Patrons: Lucie von Arnim, Bärbel Bettak, Martina Epperlein, Michael Epperlein, Philipp Forejt, Stefan Hinz, Herbert Krüger, Torsten Loock, Christopher Neumann, Gerlind Neumann, Frauke Ohls, Dr. Jürgen Ohls, Christine Rohde, René Thom, Eckbert Warnke
Mediator: Holger Friese
Artist: Jakub Szczęsny
Duration: 2020 ongoing
Partner: Kulturstiftung des Bundes
The New Patrons of Züsedom want to prove that despite long distances their village can be more than the sum of its houses and apartments. Together with artist, designer and architect Jakub Szczęsny they want to bring community life out of the houses and into the streets and create new meeting points.
The plots of land are large in this village of 260 inhabitants and the distances are long for more and more elderly citizens. Far too seldom do people come into conversation with each other. Commuting to work and shopping in the next town has long been part of everyday life for the younger generation. The more mobile and busy everyone is outside today, the less people meet each other.
Just as the kitchen in the rural hallway kitchen house has always been the centre of life, a pavilion is now to become the kitchen of Züsedom - the place where people meet, celebrate or eat together in an informal atmosphere.
An initial demand of the commission – to have new benches on the long paths through the villages to rest and chat – is now combined with the pavilion and fits into a bigger picture that encompasses the whole village.
Jakub Szczęsny has accepted the commission. Born in Warsaw in 1973, he realizes his projects worldwide at the intersection of design, architecture and art. He is an avid storyteller and is interested in improving people's situations and circumstances – for both individuals and communities. Szczęsny is the founder of the renowned design studio SZCZ and his designs are part of the collection at MoMA New York.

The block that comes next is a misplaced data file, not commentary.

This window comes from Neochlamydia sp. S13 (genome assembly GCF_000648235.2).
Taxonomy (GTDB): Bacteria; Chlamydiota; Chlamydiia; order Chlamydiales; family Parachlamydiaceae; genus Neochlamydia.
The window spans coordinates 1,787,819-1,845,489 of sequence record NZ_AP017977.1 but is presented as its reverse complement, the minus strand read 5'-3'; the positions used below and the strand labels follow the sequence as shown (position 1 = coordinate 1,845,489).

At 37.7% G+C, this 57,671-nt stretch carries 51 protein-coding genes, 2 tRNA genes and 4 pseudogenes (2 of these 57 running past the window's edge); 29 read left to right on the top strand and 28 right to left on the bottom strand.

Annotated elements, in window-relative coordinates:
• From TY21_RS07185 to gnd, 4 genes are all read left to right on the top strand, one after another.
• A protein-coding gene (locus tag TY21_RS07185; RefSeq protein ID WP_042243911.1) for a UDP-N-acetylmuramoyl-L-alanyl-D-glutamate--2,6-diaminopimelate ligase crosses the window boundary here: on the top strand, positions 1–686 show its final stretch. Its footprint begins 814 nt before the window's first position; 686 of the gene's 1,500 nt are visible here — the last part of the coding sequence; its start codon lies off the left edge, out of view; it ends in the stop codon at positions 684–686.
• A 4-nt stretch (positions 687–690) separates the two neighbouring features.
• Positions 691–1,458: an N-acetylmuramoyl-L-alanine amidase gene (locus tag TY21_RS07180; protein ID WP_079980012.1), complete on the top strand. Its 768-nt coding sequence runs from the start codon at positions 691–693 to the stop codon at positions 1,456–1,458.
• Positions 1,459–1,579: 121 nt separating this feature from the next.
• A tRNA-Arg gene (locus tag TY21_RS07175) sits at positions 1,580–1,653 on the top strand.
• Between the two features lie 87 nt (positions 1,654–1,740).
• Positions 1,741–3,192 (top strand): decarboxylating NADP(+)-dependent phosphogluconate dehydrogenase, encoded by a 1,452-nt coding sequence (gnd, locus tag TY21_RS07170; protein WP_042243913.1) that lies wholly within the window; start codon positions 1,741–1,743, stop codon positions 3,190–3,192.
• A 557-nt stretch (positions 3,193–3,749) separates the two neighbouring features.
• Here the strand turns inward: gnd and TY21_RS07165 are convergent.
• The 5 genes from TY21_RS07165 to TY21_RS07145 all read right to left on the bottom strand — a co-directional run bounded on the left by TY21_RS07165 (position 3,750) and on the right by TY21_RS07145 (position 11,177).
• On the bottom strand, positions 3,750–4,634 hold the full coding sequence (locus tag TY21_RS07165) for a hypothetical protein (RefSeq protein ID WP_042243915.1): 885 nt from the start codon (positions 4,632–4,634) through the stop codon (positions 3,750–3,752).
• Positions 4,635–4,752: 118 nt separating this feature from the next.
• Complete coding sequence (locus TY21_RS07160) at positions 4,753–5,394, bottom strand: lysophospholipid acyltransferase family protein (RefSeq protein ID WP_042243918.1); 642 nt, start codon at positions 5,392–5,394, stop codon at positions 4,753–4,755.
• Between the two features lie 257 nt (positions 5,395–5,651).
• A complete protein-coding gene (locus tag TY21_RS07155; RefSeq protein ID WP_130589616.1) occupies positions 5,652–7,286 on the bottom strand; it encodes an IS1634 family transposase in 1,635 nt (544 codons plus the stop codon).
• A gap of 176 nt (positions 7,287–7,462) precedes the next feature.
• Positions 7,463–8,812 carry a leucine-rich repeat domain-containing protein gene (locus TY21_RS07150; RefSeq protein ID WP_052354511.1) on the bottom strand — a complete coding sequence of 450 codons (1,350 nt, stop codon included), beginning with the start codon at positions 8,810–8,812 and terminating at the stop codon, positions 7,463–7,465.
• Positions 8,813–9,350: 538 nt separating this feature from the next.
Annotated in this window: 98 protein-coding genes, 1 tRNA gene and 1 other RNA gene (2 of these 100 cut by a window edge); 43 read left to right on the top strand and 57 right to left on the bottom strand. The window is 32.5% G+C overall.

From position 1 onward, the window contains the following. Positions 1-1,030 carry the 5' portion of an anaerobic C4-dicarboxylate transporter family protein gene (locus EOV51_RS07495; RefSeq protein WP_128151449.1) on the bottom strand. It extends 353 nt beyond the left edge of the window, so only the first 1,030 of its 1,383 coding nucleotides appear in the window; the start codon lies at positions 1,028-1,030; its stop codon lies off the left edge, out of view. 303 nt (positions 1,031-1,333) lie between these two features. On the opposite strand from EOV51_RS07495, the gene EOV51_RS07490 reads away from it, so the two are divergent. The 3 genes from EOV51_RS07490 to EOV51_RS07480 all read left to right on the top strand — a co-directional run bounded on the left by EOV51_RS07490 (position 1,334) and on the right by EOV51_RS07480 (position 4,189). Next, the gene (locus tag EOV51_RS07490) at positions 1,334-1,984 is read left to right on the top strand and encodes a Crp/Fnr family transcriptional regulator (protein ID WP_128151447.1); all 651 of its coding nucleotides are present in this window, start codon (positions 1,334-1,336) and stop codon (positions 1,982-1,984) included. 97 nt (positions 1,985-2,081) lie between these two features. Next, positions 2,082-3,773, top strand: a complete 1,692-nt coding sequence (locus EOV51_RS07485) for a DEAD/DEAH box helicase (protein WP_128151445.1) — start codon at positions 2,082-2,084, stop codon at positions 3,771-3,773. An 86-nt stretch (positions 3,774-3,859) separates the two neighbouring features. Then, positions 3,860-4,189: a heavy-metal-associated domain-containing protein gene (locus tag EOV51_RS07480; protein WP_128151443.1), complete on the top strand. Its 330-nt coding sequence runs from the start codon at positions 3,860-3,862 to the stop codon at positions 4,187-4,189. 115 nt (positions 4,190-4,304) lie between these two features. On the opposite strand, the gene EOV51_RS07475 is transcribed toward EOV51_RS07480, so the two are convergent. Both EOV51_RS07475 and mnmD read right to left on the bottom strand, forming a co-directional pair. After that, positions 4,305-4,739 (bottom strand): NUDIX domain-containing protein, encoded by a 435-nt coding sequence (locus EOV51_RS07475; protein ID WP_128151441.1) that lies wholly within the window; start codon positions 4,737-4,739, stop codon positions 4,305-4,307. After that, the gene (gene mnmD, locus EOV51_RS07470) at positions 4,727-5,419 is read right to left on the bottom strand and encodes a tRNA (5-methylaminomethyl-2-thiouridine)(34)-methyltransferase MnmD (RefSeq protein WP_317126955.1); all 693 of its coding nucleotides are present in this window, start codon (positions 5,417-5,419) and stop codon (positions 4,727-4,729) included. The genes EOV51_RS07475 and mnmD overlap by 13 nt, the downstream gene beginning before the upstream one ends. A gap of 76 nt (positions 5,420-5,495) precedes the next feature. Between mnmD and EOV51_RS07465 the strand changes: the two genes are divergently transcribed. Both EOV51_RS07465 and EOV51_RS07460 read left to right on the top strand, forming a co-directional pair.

A joint visit to a school building from GDR times in the village was the initial spark for a suitable artistic idea. The building is often perceived in the village as an unnecessary remnant of an ambiguous past. In Jakub Szczęsny's draft it becomes an extraordinary community center that bridges the past and the future.
In the draft, the school's first floor serves as a base for a semi-enclosed roof. It transforms the unused building into a multifunctional community space as well as a landmark. The architecture provides space for cooking, gatherings and cultural activities. The canopy also serves as a catchment for rainwater, which is directed to a reservoir enclosed by the school's exterior walls. This creates an additional water source for the local fire department, which suffers from a water shortage, and transforms the community center into a peninsula.
In bright signal orange, further highly visible meeting points are to be placed on the paths in the village and to the pavilion: the Züsedom benches. Each bench can be coupled with another one – two benches thus become a public space. Both baskets can be opened wide like a theater loge with a view of the street life. But they can also be turned towards each other until you are as close to each other across the corner as at a coffee house table. In contrast to robust city street furniture, the village benches belong to everyone. Each Züsedom bench will therefore have its godfather or godmother and is an occasion for neighborhood dialogue.
A prototype of the movable and interconnectable benches was presented by Jakub Szczęsny in October 2021 in Züsedom. To finance the new village benches, six charity auctions were held at Schloss Bröllin in July 2022. More than 150 objects from the former school and the stock of the Züsedomer Landfrauen (Züsedom countrywomen) were put up for auction. A post-auction sale from the benefit auctions, including teaching materials, school inventory, peasant items and curiosities is available online HERE – every purchase supports the project of the New Patrons of Züsedom.